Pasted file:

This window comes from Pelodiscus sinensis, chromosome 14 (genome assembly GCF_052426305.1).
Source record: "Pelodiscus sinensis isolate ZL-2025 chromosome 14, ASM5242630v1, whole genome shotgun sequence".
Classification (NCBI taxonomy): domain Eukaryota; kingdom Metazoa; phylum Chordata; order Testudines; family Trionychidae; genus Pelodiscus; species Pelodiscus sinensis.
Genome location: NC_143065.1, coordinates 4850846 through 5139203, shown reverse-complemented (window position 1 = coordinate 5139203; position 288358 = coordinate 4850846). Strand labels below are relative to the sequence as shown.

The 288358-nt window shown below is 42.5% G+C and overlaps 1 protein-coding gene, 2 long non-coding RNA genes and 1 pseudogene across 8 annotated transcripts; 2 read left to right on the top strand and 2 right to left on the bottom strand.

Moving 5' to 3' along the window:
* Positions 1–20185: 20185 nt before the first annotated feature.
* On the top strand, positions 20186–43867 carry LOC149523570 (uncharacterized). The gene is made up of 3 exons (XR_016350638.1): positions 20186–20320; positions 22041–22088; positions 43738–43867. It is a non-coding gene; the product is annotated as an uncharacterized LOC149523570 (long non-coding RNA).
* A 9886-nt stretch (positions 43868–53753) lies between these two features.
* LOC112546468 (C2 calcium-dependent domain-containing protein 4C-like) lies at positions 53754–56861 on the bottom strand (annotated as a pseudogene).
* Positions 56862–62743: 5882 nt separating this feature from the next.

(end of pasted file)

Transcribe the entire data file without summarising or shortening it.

This window comes from Pelodiscus sinensis, chromosome 14 (genome assembly GCF_052426305.1).
Source record: "Pelodiscus sinensis isolate ZL-2025 chromosome 14, ASM5242630v1, whole genome shotgun sequence".
Classification (NCBI taxonomy): domain Eukaryota; kingdom Metazoa; phylum Chordata; order Testudines; family Trionychidae; genus Pelodiscus; species Pelodiscus sinensis.
Genome location: NC_143065.1, coordinates 4850846 through 5139203, shown reverse-complemented (window position 1 = coordinate 5139203; position 288358 = coordinate 4850846). Strand labels below are relative to the sequence as shown.

The 288358-nt window shown below is 42.5% G+C and overlaps 1 protein-coding gene, 2 long non-coding RNA genes and 1 pseudogene across 8 annotated transcripts; 2 read left to right on the top strand and 2 right to left on the bottom strand.

Moving 5' to 3' along the window:
* Positions 1–20185: 20185 nt before the first annotated feature.
* On the top strand, positions 20186–43867 carry LOC149523570 (uncharacterized). The gene is made up of 3 exons (XR_016350638.1): positions 20186–20320; positions 22041–22088; positions 43738–43867. It is a non-coding gene; the product is annotated as an uncharacterized LOC149523570 (long non-coding RNA).
* A 9886-nt stretch (positions 43868–53753) lies between these two features.
* LOC112546468 (C2 calcium-dependent domain-containing protein 4C-like) lies at positions 53754–56861 on the bottom strand (annotated as a pseudogene).
* Positions 56862–62743: 5882 nt separating this feature from the next.